Biden touts launch of student loan forgiveness website
More than 8 million people applied on the beta version of the site over the weekend, officials said.
President Joe Biden announced the opening of the student loan forgiveness application on Monday, touting the initial rollout of the beta application over the weekend and the simplicity of the application process.
"It's easy, simple and fast," he said during remarks on Monday. "No forms to upload. No special login to remember. It's available in English and in Spanish on desktop and mobile."
Over 8 million people applied already on the beta site over the weekend, "without a glitch or any difficulty," said Biden, and thanked the "talented group of data scientists and engineers across the government" who built the application.
The studentaid.gov domain received more than 13.4 million visits over the last seven days, according to the federal government's analytics tracker.
One Twitter user said that it took them "5 minutes" to fill out the application in a tweet that's garnered over 56,000 likes.
Donald Moynihan, public policy professor at Georgetown and administrative burdens expert, wrote in a blog post last week that the application "is well-designed, given constraints, and bears all the hallmarks of a presidential administration paying careful attention to administrative burdens."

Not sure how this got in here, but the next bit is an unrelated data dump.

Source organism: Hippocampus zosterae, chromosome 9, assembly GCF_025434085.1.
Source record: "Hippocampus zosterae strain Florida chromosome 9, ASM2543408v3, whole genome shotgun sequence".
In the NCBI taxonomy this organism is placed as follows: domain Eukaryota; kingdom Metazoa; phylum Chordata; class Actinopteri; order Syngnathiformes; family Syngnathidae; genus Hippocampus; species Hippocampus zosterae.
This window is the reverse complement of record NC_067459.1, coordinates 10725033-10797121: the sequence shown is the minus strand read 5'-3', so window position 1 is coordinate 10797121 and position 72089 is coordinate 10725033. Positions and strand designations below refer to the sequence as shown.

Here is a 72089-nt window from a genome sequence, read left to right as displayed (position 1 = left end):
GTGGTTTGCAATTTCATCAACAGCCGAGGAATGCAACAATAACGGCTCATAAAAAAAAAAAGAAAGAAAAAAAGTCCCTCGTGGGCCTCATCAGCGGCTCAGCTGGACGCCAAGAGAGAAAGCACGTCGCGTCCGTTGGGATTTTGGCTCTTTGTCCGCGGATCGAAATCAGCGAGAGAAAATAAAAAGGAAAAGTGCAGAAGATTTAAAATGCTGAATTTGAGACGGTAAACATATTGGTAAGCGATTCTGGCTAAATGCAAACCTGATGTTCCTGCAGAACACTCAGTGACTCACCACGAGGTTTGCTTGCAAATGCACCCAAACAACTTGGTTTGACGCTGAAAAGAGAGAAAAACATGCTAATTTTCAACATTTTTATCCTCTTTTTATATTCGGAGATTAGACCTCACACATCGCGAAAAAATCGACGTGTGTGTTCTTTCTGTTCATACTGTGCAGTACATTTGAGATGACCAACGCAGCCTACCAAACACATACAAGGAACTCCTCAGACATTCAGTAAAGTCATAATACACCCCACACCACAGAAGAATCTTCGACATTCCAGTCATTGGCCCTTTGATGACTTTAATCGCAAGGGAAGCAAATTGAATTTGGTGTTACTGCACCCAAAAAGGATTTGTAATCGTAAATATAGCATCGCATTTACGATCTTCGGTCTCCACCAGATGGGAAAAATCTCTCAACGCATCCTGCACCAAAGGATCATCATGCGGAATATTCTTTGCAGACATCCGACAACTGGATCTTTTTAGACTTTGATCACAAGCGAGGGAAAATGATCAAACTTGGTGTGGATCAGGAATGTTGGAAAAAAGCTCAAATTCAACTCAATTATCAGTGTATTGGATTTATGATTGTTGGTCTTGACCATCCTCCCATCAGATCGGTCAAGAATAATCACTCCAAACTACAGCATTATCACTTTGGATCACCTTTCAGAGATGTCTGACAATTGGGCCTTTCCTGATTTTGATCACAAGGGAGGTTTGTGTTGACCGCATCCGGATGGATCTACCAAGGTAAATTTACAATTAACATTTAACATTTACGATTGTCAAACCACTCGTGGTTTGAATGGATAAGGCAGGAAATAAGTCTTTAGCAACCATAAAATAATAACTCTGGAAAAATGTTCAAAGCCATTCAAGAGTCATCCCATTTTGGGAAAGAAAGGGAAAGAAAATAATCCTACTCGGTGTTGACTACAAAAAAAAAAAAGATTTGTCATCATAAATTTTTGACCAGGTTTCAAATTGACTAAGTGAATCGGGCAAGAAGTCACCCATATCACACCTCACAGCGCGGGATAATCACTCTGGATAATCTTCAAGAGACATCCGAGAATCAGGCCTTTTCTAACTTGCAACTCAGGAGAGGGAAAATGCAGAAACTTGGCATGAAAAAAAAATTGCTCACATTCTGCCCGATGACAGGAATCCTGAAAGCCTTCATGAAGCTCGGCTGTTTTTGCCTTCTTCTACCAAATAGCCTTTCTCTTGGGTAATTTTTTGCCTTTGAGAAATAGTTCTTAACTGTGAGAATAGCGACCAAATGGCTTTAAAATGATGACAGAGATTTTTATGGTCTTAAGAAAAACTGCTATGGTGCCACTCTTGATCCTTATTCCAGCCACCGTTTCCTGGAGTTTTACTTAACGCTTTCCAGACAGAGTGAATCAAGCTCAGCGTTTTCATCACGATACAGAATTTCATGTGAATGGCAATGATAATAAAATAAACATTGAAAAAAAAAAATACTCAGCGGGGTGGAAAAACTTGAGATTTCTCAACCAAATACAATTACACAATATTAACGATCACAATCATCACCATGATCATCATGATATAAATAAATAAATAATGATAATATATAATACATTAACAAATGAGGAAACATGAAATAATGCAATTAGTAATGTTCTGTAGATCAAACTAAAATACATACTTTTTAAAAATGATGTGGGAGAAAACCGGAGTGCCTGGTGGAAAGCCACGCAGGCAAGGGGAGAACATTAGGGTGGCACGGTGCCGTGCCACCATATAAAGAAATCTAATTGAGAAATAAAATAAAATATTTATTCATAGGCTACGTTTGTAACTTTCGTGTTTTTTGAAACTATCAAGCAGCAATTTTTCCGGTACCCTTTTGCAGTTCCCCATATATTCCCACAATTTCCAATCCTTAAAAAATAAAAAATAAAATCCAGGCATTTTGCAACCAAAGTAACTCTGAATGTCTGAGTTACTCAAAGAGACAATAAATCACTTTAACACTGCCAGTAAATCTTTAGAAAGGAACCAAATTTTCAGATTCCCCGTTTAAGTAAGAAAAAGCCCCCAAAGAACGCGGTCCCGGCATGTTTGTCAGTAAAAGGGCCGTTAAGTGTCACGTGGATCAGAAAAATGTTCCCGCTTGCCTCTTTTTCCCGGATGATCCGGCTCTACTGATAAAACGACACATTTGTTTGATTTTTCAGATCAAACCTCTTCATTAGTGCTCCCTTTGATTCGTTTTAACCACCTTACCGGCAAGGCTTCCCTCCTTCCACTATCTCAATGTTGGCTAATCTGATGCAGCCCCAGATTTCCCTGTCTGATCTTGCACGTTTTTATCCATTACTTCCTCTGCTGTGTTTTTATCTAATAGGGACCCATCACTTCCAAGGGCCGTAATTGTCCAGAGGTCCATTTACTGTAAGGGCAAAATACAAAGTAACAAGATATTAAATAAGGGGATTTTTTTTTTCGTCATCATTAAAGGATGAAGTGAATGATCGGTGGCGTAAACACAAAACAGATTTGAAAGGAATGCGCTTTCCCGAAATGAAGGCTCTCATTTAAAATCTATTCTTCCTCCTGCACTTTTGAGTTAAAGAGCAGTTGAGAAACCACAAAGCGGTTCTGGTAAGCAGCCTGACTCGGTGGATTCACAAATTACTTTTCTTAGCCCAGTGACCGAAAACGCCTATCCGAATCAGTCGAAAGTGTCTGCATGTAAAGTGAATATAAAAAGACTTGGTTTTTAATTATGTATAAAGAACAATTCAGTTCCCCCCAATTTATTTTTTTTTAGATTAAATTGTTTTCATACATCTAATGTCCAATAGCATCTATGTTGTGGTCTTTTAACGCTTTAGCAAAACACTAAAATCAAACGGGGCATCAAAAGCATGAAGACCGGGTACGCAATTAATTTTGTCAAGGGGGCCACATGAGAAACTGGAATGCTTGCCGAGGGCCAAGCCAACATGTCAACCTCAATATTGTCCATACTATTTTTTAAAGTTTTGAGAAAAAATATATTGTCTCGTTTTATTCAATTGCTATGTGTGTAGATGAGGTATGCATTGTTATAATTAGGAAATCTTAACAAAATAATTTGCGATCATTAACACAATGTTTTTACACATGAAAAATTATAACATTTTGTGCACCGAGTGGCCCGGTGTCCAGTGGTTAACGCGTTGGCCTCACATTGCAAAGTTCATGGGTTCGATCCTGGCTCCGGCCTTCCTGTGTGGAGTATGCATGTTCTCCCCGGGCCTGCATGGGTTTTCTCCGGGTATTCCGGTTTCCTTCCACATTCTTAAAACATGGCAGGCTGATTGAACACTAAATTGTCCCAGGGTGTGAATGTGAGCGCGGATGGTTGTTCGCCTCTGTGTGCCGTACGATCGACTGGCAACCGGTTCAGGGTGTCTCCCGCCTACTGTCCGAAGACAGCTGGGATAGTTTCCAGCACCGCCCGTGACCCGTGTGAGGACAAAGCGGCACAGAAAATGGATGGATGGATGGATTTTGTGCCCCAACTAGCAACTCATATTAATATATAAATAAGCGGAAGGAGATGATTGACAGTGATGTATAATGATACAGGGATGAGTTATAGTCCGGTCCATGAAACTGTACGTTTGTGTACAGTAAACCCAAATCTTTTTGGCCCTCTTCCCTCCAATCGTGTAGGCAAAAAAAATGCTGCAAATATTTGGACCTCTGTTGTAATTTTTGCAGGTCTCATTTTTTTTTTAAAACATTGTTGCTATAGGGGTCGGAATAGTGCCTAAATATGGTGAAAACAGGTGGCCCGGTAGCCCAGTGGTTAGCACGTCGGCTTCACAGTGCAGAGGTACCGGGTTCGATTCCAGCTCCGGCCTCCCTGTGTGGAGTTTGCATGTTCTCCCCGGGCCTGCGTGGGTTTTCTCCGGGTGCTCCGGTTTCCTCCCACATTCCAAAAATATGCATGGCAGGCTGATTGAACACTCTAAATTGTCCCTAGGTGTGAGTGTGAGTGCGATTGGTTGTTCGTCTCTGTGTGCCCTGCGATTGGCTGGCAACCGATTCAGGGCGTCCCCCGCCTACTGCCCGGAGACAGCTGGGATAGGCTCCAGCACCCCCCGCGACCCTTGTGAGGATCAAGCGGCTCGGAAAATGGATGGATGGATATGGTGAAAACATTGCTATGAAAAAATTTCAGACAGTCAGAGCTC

Among the decisions that make it so is the use of administrative data on the backend to process applications where possible – the Education Department has said that around 8 million borrowers may be automatically eligible for relief without applications because the department already has data on them.
Moynihan also noted that the application does not require individuals to interface with lenders in addition to the government. Instead, the White House has said that Federal Student Aid will be determining eligibility and processing relief with lenders on the backend.
"This follows a simple rule of burden reduction: shift burdens onto the state where possible," wrote Moynihan.
The application also doesn't require documentation, instead opting for self-attested details. FSA says that it will follow up with borrowers where it needs more details to verify income.
As to what it takes to make all of this happen, Dave Guarino, currently working in the Labor Department's Office of Unemployment Insurance Modernization and formerly of tech nonprofit Code for America, noted in a Twitter thread on his personal account that "such a short form is (almost in all cases) predicated on both the existence of an administrative database, and the existing legal permission to use said data for the purpose."
Another ingredient is "to have implementers guiding that work from the start," tweeted Amanda Renteria, CEO of tech nonprofit Code for America, last week.
The application will be open through Dec. 31. The White House has said that most borrowers can expect relief in 6 weeks.